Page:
The Office of Energy Resources, the state LIHEAP grantee, recommended a monthly LIHEAP Enhancement Charge rate of $0.83 and the Public Utilities Commission approved the distribution charge on all NGRID gas and electric accounts. The charge, implemented January 1, will generate no more than $7.5 million and no less than $6.5 million per year that is deposited in the LIHEAP Enhancement Fund.
The Fund will be used to credit all NGRID customers that receive a LIHEAP benefit with an additional $100-$200. The credit amount is dependent on the number of NGRID customers that receive LIHEAP and will be determined in May after LIHEAP closes. (The program served 37,000 households last year.)
LIHEAP-eligible NGRID customers may also enroll in a payment plan with an arrearage forgiveness component. Participants pay 10 percent of their bill at the start of the program and then pay their current bill plus 1/36 of 40 percent of their arrears each month. After staying current with their bills for 36 months the remainder of their arrearages is forgiven. If a participant misses more than 3 payments in 3 years, or more than 2 consecutive payments in any one year, he/she is dropped from the program.
Another provision of the Act prevents utilities from terminating service to LIHEAP-eligible households if their outstanding bill is $300 or less and not more than two months behind.
The legislation called for a ratepayer advisory board to oversee the Commission's activities related to the fund and make recommendations on current or proposed programs but to date the board has not been formed.
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Annual Low-Income Energy Conference in New Orleans
The National Energy and Utility Affordability Conference (NEUAC) is set for June 11-13 at the Sheraton New Orleans Hotel.
The event combines the annual conferences of the National Fuel Funds Network and the National Low Income Energy Consortium where participants engage in peer-to-peer educational sessions and hear from national experts on programs and policies to help low-income consumers meet their home energy needs. It also includes the National Energy Assistance Directors' Association meeting June 10-11, at the same location.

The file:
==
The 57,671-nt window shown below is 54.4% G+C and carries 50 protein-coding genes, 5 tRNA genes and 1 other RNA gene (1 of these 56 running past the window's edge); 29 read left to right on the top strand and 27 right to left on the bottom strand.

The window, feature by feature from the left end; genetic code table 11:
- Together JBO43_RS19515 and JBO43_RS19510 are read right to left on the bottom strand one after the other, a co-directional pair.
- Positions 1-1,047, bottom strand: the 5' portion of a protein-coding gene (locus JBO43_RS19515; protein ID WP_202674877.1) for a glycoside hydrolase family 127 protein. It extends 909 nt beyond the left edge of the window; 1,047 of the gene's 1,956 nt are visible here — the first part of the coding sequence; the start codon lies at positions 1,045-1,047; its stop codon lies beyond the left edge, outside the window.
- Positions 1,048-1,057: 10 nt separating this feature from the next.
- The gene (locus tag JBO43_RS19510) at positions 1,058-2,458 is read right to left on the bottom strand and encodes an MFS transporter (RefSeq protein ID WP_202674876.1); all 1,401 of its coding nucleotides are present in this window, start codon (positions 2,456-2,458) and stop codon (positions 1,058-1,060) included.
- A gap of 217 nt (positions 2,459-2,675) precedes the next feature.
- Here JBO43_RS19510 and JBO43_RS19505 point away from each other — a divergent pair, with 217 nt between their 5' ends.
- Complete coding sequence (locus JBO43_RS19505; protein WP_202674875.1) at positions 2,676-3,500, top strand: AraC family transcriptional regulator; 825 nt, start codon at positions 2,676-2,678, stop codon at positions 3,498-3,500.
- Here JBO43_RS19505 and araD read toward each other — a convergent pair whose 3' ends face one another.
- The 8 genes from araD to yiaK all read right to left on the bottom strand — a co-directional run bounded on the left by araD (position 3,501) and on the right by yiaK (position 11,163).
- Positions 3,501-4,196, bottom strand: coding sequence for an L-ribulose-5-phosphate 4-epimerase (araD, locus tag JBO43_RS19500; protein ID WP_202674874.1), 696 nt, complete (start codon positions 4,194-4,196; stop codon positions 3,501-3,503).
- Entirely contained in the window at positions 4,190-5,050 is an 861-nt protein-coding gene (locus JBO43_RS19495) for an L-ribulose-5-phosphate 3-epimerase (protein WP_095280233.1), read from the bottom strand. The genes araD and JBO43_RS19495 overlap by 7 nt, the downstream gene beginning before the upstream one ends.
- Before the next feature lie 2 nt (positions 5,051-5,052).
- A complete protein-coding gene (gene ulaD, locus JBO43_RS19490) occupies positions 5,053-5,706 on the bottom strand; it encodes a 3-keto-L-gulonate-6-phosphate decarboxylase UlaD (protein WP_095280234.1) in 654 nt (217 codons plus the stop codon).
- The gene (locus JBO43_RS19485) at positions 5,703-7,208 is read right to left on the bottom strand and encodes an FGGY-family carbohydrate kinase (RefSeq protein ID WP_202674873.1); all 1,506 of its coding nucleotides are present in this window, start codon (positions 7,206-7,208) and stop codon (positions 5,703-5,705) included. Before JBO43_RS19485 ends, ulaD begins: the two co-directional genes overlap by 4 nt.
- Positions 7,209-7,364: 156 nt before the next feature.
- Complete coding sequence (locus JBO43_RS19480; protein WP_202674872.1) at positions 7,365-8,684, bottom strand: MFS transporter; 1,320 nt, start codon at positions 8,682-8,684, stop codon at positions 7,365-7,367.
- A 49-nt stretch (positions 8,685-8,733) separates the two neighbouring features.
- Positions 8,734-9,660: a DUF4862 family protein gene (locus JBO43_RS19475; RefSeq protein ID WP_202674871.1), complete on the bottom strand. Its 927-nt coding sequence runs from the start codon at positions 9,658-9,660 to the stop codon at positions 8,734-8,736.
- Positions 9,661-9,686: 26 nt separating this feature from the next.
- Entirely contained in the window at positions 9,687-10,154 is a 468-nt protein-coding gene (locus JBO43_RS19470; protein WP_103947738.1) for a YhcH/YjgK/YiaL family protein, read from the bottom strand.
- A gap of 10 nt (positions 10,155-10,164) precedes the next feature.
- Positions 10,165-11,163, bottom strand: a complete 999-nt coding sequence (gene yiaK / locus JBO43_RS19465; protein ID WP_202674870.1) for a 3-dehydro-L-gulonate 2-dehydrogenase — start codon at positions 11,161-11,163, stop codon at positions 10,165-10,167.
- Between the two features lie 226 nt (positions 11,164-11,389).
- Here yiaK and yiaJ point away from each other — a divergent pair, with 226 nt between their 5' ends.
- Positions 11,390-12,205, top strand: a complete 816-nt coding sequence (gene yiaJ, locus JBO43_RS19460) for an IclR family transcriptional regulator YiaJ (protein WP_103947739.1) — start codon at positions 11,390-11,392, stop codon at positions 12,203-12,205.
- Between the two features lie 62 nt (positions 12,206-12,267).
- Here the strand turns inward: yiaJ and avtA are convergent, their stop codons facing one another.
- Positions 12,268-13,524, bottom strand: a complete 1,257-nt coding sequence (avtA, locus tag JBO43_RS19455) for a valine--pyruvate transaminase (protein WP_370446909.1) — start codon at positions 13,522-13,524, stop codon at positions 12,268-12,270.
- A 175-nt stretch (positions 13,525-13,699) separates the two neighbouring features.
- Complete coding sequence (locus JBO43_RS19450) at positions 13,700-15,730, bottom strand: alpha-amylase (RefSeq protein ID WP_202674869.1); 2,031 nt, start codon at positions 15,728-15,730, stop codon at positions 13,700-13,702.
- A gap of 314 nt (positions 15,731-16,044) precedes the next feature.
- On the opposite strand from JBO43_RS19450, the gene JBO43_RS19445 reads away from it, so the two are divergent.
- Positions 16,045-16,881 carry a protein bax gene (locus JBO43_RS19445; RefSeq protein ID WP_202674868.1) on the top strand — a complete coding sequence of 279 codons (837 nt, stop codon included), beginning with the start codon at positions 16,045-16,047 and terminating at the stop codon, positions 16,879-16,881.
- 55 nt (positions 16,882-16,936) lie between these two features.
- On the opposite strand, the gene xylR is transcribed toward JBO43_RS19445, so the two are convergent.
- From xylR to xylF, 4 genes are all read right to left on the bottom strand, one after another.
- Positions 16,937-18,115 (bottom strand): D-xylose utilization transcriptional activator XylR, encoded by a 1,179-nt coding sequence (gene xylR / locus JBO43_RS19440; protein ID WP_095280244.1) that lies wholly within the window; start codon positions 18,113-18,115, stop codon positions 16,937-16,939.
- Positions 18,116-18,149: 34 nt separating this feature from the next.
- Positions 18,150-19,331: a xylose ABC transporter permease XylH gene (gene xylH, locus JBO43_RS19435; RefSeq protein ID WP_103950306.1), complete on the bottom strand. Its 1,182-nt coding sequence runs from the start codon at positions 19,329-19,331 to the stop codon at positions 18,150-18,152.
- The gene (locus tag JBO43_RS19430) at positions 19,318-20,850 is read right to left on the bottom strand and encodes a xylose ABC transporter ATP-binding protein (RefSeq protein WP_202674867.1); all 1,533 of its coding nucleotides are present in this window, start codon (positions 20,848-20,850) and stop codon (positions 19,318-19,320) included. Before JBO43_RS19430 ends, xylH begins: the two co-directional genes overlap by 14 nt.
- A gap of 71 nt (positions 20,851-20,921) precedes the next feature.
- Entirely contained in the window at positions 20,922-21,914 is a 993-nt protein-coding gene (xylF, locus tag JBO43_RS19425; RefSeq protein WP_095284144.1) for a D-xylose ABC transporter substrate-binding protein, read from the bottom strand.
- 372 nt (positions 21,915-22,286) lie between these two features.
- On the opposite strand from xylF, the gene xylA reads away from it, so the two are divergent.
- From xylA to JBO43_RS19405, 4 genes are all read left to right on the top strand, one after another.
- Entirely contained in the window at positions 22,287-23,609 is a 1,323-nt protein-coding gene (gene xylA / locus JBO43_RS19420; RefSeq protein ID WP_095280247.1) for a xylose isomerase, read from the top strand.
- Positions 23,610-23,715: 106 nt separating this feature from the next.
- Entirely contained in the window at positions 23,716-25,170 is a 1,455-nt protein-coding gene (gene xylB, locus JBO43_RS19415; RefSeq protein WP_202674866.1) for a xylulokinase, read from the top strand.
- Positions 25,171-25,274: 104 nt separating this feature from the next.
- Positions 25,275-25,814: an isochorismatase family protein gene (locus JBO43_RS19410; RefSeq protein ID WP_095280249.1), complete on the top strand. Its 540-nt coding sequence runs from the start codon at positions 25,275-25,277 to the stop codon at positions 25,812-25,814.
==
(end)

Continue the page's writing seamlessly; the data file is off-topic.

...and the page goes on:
Calvin Mackie, a New Orleans inventor, activist, critically acclaimed author, internationally renowned motivational speaker and successful entrepreneur, is Monday's keynote speaker. In addition to almost 50 workshops for attendees, a plenary session titled "Nonprofits Facing a New Economic Era" is scheduled for Wednesday.
The registration brochure and conference schedule, including workshop descriptions, are available on NEUAC's website. Visit the website for links to online conference registration, hotel registration and a downloadable registration form. Registration deadline is May 18, with the early bird rate available through May 4 (applications must be postmarked by that date).
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Online Database Provides Energy Assistance Referrals
The LIHEAP Clearinghouse has a new online database that provides referrals to local and tribal LIHEAP intake offices. The database is searchable by state and county and provides contact information for local LIHEAP application offices and links to agency websites, if available. Tribal energy assistance offices are searchable by state. The database is designed to augment the Clearinghouse's toll-free phone referral service (National Energy Assistance Referral or NEAR) which primarily provides state LIHEAP agency contacts. Click on LIHEAP Referrals from any page on the Clearinghouse website to access the database.